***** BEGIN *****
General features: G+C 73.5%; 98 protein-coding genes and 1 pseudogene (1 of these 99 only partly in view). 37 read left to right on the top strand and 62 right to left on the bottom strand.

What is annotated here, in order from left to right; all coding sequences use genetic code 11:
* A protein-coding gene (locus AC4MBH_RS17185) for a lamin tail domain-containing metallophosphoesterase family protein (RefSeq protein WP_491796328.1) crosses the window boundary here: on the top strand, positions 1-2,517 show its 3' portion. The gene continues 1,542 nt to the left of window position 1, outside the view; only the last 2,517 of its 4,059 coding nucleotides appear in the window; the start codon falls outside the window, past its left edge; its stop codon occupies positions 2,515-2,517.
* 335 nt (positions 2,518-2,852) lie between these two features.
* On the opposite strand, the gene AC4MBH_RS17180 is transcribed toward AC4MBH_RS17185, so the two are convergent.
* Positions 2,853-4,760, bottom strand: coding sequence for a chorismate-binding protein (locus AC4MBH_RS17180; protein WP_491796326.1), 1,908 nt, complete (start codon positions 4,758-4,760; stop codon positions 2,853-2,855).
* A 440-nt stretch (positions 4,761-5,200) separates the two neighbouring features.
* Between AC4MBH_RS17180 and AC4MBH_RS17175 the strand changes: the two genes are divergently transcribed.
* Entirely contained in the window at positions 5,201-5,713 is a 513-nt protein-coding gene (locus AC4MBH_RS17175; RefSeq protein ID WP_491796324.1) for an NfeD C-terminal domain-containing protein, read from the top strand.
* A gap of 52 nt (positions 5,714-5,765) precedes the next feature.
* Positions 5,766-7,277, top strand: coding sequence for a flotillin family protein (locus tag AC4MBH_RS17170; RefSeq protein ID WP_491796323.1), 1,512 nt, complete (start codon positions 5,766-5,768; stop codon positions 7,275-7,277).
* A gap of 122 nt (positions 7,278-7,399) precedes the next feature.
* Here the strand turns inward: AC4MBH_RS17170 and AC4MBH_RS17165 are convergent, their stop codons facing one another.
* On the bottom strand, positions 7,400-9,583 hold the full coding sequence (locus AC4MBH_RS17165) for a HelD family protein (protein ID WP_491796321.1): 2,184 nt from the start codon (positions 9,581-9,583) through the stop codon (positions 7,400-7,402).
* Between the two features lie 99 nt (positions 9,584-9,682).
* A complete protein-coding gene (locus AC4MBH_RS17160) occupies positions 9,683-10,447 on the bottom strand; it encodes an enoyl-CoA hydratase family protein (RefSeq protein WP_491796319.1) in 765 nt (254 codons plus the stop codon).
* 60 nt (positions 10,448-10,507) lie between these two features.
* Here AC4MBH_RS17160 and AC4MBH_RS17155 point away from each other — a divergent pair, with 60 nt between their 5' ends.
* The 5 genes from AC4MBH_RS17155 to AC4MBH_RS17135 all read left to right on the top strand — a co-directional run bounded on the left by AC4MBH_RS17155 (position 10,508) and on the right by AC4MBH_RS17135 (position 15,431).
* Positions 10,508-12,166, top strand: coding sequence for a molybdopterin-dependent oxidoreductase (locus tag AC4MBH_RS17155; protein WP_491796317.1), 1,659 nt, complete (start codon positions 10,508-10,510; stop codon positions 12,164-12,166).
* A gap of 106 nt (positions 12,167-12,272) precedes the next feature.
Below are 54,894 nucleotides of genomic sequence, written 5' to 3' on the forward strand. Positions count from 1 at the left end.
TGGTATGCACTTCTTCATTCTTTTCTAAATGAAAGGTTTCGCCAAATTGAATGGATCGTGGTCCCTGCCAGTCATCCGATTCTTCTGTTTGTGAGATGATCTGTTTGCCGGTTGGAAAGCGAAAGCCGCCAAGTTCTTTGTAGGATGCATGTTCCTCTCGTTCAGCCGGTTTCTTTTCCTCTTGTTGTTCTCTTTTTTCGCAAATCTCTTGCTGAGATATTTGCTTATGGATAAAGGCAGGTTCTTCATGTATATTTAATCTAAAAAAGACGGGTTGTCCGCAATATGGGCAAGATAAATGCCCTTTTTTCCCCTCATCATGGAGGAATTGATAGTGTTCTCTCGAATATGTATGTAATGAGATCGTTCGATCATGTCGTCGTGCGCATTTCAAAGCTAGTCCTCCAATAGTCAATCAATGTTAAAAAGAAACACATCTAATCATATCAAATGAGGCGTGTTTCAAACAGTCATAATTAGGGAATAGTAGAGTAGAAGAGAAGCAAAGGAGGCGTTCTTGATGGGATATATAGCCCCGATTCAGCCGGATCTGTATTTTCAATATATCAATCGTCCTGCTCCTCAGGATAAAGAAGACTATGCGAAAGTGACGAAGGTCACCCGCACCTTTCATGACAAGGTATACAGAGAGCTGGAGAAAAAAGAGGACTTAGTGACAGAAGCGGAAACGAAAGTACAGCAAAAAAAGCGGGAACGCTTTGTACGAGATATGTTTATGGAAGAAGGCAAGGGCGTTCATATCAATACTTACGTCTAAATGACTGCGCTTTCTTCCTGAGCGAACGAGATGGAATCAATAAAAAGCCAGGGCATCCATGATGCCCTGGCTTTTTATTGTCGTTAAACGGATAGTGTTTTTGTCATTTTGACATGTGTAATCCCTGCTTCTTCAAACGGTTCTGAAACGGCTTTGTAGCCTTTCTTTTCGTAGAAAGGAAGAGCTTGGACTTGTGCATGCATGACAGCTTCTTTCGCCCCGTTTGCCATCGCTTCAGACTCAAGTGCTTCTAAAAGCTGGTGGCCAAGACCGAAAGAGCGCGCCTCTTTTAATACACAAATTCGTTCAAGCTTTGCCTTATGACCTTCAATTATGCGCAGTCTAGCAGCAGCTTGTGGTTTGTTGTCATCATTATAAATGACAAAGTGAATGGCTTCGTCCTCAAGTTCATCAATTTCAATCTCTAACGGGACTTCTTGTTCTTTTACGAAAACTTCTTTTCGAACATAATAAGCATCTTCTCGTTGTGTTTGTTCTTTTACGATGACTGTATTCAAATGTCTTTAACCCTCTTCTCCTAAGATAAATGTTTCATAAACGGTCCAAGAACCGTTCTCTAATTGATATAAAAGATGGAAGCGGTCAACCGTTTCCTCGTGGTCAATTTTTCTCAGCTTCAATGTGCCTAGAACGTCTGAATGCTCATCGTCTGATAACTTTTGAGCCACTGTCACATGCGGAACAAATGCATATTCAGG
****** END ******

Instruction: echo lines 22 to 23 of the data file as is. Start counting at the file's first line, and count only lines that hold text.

Below are 54,894 nucleotides of genomic sequence, written 5' to 3' on the forward strand. Positions count from 1 at the left end.
TGGTATGCACTTCTTCATTCTTTTCTAAATGAAAGGTTTCGCCAAATTGAATGGATCGTGGTCCCTGCCAGTCATCCGATTCTTCTGTTTGTGAGATGATCTGTTTGCCGGTTGGAAAGCGAAAGCCGCCAAGTTCTTTGTAGGATGCATGTTCCTCTCGTTCAGCCGGTTTCTTTTCCTCTTGTTGTTCTCTTTTTTCGCAAATCTCTTGCTGAGATATTTGCTTATGGATAAAGGCAGGTTCTTCATGTATATTTAATCTAAAAAAGACGGGTTGTCCGCAATATGGGCAAGATAAATGCCCTTTTTTCCCCTCATCATGGAGGAATTGATAGTGTTCTCTCGAATATGTATGTAATGAGATCGTTCGATCATGTCGTCGTGCGCATTTCAAAGCTAGTCCTCCAATAGTCAATCAATGTTAAAAAGAAACACATCTAATCATATCAAATGAGGCGTGTTTCAAACAGTCATAATTAGGGAATAGTAGAGTAGAAGAGAAGCAAAGGAGGCGTTCTTGATGGGATATATAGCCCCGATTCAGCCGGATCTGTATTTTCAATATATCAATCGTCCTGCTCCTCAGGATAAAGAAGACTATGCGAAAGTGACGAAGGTCACCCGCACCTTTCATGACAAGGTATACAGAGAGCTGGAGAAAAAAGAGGACTTAGTGACAGAAGCGGAAACGAAAGTACAGCAAAAAAAGCGGGAACGCTTTGTACGAGATATGTTTATGGAAGAAGGCAAGGGCGTTCATATCAATACTTACGTCTAAATGACTGCGCTTTCTTCCTGAGCGAACGAGATGGAATCAATAAAAAGCCAGGGCATCCATGATGCCCTGGCTTTTTATTGTCGTTAAACGGATAGTGTTTTTGTCATTTTGACATGTGTAATCCCTGCTTCTTCAAACGGTTCTGAAACGGCTTTGTAGCCTTTCTTTTCGTAGAAAGGAAGAGCTTGGACTTGTGCATGCATGACAGCTTCTTTCGCCCCGTTTGCCATCGCTTCAGACTCAAGTGCTTCTAAAAGCTGGTGGCCAAGACCGAAAGAGCGCGCCTCTTTTAATACACAAATTCGTTCAAGCTTTGCCTTATGACCTTCAATTATGCGCAGTCTAGCAGCAGCTTGTGGTTTGTTGTCATCATTATAAATGACAAAGTGAATGGCTTCGTCCTCAAGTTCATCAATTTCAATCTCTAACGGGACTTCTTGTTCTTTTACGAAAACTTCTTTTCGAACATAATAAGCATCTTCTCGTTGTGTTTGTTCTTTTACGATGACTGTATTCAAATGTCTTTAACCCTCTTCTCCTAAGATAAATGTTTCATAAACGGTCCAAGAACCGTTCTCTAATTGATATAAAAGATGGAAGCGGTCAACCGTTTCCTCGTGGTCAATTTTTCTCAGCTTCAATGTGCCTAGAACGTCTGAATGCTCATCGTCTGATAACTTTTGAGCCACTGTCACATGCGGAACAAATGCATATTCAGG